Would you have sent Kris Bryant?
The Cubs had just completed a wild comeback from a 2-0 deficit with a pair of hits in the bottom of the eighth, the second an RBI single by Bryant. Now he’s on first base with two out and Anthony Rizzo loops a ball into left-center field [VIDEO].
Gary Jones never hesitated sending Bryant around third. Obviously, the Cubs know Dexter Fowler’s arm well and decided to take a chance. Had Yadier Molina held on to the ball, it would have been a really close play. But he couldn’t, and Bryant scored what turned out to be the winning run in a pulsating 3-2 Cubs win over the Cardinals, perhaps the best game of 2017 and one that had Wrigley Field rocking with a near-playoff atmosphere. (Also note the feet-first slide by KB!)
Before the Cubs’ eighth-inning rally this had been a magnificent pitchers’ duel between Jon Lester and Adam Wainwright. Lester retired the first 17 Cardinals he faced before — because baseball! — Wainwright broke up the nascent perfect game with a clean single to right field.
Meanwhile, Wainwright was nearly as good. Bryant singled in the first inning and Jason Heyward lined a triple down the right-field line with two out in the second, but after that, Wainwright set down 15 straight Cubs before Kyle Schwarber reached on an error with two out in the seventh. All baserunners for both teams — and there were only four of them — were stranded through seven innings of a tense 0-0 tie.
Lester hit Molina to lead off the eighth, but then got Luke Voit to hit into a double play. It looked like he might post eight shutout innings, but that’s when Paul DeJong and Randal Grichuk ripped back-to-back homers off Jon. DeJong is a story that most of baseball has ignored; he’s now hit 11 home runs in his first 45 major-league games, and has played good defense at both second and short. And Grichuk just kills the Cubs; that was his second homer in as many days in this series and his ninth career home run against Cubs pitching in 133 career at-bats.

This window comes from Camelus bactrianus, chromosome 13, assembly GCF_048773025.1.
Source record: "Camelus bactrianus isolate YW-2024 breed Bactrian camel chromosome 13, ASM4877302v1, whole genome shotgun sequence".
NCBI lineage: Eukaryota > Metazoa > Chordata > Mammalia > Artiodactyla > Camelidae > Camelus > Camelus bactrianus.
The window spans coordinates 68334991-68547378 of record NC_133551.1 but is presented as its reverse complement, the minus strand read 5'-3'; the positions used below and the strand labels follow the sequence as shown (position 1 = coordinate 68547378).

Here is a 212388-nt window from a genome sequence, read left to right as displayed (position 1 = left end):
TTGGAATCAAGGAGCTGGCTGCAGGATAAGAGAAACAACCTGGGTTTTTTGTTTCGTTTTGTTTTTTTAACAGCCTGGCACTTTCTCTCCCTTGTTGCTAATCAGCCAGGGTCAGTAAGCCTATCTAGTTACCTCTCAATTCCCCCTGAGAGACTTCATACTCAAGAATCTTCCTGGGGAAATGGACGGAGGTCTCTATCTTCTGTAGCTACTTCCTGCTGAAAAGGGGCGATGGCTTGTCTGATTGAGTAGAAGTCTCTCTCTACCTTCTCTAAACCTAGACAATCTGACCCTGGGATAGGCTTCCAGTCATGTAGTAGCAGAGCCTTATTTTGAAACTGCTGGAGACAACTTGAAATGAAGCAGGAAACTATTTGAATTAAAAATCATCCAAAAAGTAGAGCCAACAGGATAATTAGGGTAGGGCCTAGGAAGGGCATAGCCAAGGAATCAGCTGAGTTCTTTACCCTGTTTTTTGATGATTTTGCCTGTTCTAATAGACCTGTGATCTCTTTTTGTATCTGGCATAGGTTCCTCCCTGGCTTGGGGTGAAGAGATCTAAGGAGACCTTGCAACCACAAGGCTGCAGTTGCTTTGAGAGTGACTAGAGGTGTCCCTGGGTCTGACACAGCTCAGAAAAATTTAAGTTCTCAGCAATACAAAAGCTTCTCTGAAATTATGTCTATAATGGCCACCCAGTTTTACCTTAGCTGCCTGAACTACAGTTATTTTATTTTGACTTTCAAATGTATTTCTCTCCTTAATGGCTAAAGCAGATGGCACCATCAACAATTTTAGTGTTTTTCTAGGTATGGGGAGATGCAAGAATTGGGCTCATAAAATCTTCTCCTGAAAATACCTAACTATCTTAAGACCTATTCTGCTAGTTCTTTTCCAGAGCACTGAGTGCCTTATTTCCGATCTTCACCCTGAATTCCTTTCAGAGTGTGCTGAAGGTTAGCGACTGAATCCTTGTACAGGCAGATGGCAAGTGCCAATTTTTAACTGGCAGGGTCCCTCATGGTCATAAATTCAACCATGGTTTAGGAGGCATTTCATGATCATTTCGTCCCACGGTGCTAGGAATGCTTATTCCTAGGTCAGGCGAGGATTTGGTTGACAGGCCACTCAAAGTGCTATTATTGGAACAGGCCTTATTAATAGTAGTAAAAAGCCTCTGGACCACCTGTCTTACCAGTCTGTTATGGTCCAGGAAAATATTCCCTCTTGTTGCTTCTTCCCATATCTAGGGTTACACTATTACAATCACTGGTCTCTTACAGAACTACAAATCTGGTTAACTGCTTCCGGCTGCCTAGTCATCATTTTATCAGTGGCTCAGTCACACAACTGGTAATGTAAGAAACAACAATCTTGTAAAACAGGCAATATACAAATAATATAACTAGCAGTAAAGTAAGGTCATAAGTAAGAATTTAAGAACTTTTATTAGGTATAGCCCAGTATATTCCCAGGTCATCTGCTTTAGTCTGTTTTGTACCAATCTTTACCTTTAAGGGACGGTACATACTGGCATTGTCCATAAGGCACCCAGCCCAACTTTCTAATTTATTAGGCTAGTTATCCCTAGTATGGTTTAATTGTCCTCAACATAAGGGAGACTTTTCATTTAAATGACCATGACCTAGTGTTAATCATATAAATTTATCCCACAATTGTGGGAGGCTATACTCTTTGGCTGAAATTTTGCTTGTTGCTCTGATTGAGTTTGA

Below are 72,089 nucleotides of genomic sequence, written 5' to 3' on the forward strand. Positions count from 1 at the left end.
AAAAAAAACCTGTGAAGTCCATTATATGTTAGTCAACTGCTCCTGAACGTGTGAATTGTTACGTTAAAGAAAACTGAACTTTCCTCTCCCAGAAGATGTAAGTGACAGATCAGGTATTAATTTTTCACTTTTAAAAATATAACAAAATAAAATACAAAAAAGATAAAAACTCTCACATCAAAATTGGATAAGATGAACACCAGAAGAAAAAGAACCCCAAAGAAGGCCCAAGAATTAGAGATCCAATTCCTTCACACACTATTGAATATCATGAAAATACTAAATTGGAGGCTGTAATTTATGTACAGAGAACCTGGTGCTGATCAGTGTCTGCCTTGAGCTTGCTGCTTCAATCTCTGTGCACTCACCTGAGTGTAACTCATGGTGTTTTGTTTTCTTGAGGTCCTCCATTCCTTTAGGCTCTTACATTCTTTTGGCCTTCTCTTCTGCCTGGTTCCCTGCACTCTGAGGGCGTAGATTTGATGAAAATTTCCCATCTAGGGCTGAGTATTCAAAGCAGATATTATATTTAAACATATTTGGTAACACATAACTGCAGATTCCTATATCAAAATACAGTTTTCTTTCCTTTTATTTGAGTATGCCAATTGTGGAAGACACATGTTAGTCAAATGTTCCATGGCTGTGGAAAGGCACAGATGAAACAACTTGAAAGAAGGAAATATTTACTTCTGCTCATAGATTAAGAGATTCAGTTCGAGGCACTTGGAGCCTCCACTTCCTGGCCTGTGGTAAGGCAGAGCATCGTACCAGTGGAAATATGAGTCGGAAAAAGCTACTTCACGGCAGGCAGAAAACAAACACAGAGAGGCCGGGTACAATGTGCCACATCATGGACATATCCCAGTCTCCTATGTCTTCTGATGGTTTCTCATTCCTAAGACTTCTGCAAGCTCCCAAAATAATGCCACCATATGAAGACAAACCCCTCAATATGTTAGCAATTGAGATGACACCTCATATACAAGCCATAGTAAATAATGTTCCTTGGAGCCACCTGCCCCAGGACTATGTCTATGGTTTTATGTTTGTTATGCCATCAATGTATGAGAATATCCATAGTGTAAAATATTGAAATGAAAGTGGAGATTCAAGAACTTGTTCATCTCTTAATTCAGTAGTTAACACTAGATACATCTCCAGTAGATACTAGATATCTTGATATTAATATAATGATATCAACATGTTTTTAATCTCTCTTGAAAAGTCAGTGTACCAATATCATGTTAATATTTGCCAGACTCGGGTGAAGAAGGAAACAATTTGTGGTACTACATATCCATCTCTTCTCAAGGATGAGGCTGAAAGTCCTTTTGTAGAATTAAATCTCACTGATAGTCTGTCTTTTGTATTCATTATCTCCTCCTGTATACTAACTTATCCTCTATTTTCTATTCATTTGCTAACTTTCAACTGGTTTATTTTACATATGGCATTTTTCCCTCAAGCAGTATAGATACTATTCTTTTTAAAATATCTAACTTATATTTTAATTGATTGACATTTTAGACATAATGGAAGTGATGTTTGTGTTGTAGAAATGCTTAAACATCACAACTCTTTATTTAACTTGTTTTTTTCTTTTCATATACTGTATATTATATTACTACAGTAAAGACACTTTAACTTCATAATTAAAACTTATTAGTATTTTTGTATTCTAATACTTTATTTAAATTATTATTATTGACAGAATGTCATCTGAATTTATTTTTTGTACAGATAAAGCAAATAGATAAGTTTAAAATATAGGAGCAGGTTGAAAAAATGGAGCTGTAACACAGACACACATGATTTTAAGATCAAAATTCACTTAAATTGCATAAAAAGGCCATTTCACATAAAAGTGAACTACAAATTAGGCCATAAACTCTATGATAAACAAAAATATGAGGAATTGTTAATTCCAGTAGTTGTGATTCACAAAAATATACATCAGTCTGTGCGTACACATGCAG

Even with the two homers allowed, Lester’s outing was outstanding. Look at all these things he accomplished Saturday:
10+ K games by #Cubs Lefty— Christopher Kamka (@ckamka) July 22, 2017
10 Jon Lester
10 Ken Holtzman
9 Hippo Vaughn
Most games with 10+ K and no walks#Cubs lefties (1913-present)— Christopher Kamka (@ckamka) July 22, 2017
3 Jon Lester
2 Ken Holtzman
1 José Quintana
1 Ted Lilly
1 Steve Wilson
And look who is on the second list — he’ll get his chance to move up on that one Sunday. Also, check out what Cubs starters have done since the All-Star break:
#Cubs starting pitching since all-star break (8 games):— Christopher Kamka (@ckamka) July 22, 2017
2.16 ERA, 50.0 IP, 30 Hits, 45 K, 9 BB, 0.780 WHIP
That’s the kind of pitching we saw from Cubs starters in 2016. If they can keep this up, really good things will happen.
Anyway, the Cubs went to the bottom of the eighth against a clearly tiring Wainwright. Heyward hit a ball really hard to left, but right at Tommy Pham. Jon Jay singled, and then pinch-hitter Ian Happ was called out on strikes. C’mon, Adam Hamari, that wasn’t a strike: